Emily Carver is Media Manager at the Institute of Economic Affairs.

Light a bonfire of Brussels red tape! Brexit, we were told, would be a once-in-a-generation opportunity to slash regulation, relieve small businesses of burdensome bureaucracy, and get our economy firing on all cylinders. The ability to innovate would be at the heart of this.

Theresa May spoke of her desire for Global Britain to be “a home to the pioneers and innovators who will shape the world ahead”.

Last summer, Boris Johnson said in his characteristically upbeat tone that “we have the knack of innovation”. Indeed, we do. Centuries of ingenious inventions, from the telephone to the steam engine, have doubtless transformed the world for the better.

Now that we’ve left the EU, and the worst of the pandemic is over, reinvigorating Britain’s position as global leader in innovation has risen up the political agenda, with the Government consulting on how we can reform our regulatory framework and adopt a tailored approach that best suits Britain’s needs.

It’s well known that the EU tends to err on the side of caution – indeed it was one of the main frustrations free marketeers had with being a part of the bloc. The hard to define, and even harder to interpret, precautionary principle is pervasive and often misapplied, stifling new ideas and damaging competitiveness, as well as holding back economic progress.

We’ve seen first-hand over the past year how cumbersome this regulation can be in practice. While Britain ramped up its vaccine rollout, most EU countries paused Oxford AstraZeneca jabs, following only a few dozen reports of a rare blood clot disorder.

Thousands of people were dying across Europe every day, a third wave was on the horizon, yet the principle of precaution prevailed, and the vaccination was stalled, potentially leading to the death of many, many more people than this level of risk aversion could possibly have saved.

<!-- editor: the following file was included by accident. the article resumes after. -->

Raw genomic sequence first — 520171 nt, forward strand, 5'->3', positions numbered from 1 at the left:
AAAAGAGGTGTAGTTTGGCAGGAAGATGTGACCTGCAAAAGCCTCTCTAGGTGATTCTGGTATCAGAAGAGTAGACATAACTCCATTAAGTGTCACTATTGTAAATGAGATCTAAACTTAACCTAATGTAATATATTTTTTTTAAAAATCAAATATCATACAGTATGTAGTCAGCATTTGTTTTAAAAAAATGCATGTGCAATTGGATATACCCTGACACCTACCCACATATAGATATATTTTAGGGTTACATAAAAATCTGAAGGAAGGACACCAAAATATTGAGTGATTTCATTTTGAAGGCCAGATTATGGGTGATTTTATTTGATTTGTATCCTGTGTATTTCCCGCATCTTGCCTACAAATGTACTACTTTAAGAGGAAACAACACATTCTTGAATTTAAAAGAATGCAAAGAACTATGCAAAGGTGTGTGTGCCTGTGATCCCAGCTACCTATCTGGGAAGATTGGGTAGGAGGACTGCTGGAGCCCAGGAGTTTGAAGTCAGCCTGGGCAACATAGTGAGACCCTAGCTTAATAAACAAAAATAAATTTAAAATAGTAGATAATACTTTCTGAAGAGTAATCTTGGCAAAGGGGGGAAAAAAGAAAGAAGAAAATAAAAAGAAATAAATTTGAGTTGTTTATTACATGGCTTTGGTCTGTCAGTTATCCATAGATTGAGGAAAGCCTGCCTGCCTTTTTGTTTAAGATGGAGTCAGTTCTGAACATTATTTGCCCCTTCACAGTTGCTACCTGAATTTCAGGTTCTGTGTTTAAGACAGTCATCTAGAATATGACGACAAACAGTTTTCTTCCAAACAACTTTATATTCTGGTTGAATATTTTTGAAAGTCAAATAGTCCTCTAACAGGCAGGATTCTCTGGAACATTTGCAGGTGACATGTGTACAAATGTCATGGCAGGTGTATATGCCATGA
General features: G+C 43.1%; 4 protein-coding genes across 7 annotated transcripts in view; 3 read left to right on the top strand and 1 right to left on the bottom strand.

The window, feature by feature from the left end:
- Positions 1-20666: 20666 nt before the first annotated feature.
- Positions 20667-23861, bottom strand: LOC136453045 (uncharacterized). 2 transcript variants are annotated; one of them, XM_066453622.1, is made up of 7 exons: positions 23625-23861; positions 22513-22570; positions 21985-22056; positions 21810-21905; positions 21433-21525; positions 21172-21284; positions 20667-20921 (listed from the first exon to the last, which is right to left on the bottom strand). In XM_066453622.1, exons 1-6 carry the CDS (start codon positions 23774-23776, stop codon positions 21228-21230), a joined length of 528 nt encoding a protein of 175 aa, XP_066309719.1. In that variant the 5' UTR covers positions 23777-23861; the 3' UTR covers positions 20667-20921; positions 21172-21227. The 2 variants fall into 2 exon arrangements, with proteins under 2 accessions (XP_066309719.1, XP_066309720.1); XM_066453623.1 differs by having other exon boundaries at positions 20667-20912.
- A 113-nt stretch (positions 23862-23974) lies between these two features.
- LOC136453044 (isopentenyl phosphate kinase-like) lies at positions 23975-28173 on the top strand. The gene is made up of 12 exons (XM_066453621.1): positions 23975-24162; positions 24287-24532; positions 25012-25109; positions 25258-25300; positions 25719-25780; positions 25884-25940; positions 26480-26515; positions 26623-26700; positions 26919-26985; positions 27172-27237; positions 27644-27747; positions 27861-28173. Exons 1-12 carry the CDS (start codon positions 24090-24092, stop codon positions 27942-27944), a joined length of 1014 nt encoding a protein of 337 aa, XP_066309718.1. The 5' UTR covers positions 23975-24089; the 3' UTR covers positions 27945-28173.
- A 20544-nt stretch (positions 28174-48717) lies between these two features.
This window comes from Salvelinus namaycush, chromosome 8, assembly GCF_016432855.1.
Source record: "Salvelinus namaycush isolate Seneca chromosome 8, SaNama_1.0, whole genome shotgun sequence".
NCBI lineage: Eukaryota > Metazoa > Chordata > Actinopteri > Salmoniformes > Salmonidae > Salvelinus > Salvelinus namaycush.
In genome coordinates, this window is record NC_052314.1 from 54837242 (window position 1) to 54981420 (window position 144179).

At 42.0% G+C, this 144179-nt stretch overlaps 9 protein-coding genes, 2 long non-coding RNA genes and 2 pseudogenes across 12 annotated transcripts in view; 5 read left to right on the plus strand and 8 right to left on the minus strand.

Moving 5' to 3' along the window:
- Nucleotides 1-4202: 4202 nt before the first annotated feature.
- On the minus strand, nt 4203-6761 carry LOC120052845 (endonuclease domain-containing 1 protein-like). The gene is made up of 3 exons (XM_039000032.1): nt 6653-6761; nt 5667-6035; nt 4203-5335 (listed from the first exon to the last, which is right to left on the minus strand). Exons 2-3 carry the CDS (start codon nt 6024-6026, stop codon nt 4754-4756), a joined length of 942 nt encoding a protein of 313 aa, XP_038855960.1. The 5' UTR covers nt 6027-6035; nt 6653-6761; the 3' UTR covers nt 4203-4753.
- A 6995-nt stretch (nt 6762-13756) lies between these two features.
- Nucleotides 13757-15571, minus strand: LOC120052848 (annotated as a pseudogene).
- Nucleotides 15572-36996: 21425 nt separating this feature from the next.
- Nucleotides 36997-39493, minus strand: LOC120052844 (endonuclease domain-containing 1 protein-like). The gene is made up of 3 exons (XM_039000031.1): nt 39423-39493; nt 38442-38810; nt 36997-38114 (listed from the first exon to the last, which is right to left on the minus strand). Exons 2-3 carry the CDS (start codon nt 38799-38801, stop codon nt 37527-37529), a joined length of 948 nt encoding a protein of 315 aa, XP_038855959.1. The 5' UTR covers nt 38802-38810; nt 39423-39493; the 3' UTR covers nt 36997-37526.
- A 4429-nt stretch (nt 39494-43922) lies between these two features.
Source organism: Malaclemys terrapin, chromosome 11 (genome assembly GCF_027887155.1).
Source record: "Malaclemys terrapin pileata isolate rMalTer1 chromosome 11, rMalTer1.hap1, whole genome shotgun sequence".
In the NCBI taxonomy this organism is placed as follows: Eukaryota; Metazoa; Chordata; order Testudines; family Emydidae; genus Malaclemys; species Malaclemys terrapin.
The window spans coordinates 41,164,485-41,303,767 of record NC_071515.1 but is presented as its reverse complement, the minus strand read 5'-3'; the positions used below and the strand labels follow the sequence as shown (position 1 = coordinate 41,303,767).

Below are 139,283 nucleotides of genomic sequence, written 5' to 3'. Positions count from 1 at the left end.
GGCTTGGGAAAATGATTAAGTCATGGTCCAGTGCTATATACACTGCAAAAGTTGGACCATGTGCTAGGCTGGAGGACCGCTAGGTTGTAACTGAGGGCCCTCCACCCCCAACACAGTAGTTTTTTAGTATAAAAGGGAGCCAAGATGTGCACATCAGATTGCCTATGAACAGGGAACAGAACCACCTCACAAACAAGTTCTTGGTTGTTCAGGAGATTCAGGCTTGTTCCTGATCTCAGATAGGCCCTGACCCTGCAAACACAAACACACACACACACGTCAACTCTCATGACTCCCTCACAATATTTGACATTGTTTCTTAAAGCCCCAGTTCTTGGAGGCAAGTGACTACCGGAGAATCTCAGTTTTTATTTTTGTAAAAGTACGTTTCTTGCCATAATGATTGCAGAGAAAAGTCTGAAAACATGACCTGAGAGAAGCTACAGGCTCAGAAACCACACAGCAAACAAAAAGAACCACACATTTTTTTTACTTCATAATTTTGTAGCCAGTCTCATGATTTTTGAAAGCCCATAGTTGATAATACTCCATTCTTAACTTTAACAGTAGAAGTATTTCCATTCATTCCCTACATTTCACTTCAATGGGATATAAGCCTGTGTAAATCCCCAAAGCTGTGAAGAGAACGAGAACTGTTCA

In agriculture, the overzealous application of the precautionary principle has held the EU back from what could potentially be historical and ground-breaking innovations. Take the EU’s ban on hormone-fed beef, which Britain fiercely resisted at the time.

Or perhaps restrictions on GM foods intended to avoid unknown potential harms for which there is little evidence – restrictions that may have prevented improvements in agricultural productivity that could do more to alleviate poverty in developing countries than any government-backed aid programme.

We must now ensure that we don’t continue with this excessively cautious approach; to do so, would be to squander the opportunity. This principle already applies in numerous instances concerning environment and climate policy and informally pervades regulatory and legislative decision-making in a far wider range of fields than many assume.

However, as it stands the EU’s precautionary principle will become legally binding in UK law, but without the protections for innovation (however inadequate) from the EU legal system.

Understandably, there have been calls to scrap the precautionary principle altogether from the new Taskforce on Innovation, Growth and Regulatory Reform (TIGRR), chaired by Sir Iain Duncan Smith.

An ambitious idea, but removing the principle as a legal commitment altogether may prove too politically difficult in the short term; besides, the UK has already legislated in the 2018 EU Withdrawal Act to apply the precautionary principle in matters relating to environment and climate policy.

Instead, as a new paper from the Institute of Economic Affairs argues, the Government could take clear steps to improve the regulatory process and foster innovation in the UK. We could do this by implementing a binding innovation principle to apply alongside, and give balance to, the precautionary principle.

We could invest in training and resources for ministers and officials to use the existing regulatory framework (in particular, impact assessments) more effectively, and perhaps we could consolidate innovation considerations into a toolkit that ensure official give due weight to innovation.

None of this means throwing all caution to the wind, nor should a British Innovation Principle be used to favour one sector or technology over another. The object should simply be to avoid unnecessarily restricting innovations that could lead to better and more efficient products and services.

As we look beyond the pandemic, and assess the damage it and lockdowns have done to our economy, improving the competitiveness and productivity of our economy will be essential. A British Innovation Principle may be one way to, as the Prime Minister put it, “release the talent, creativity and chutzpah that exists in every corner of the United Kingdom”.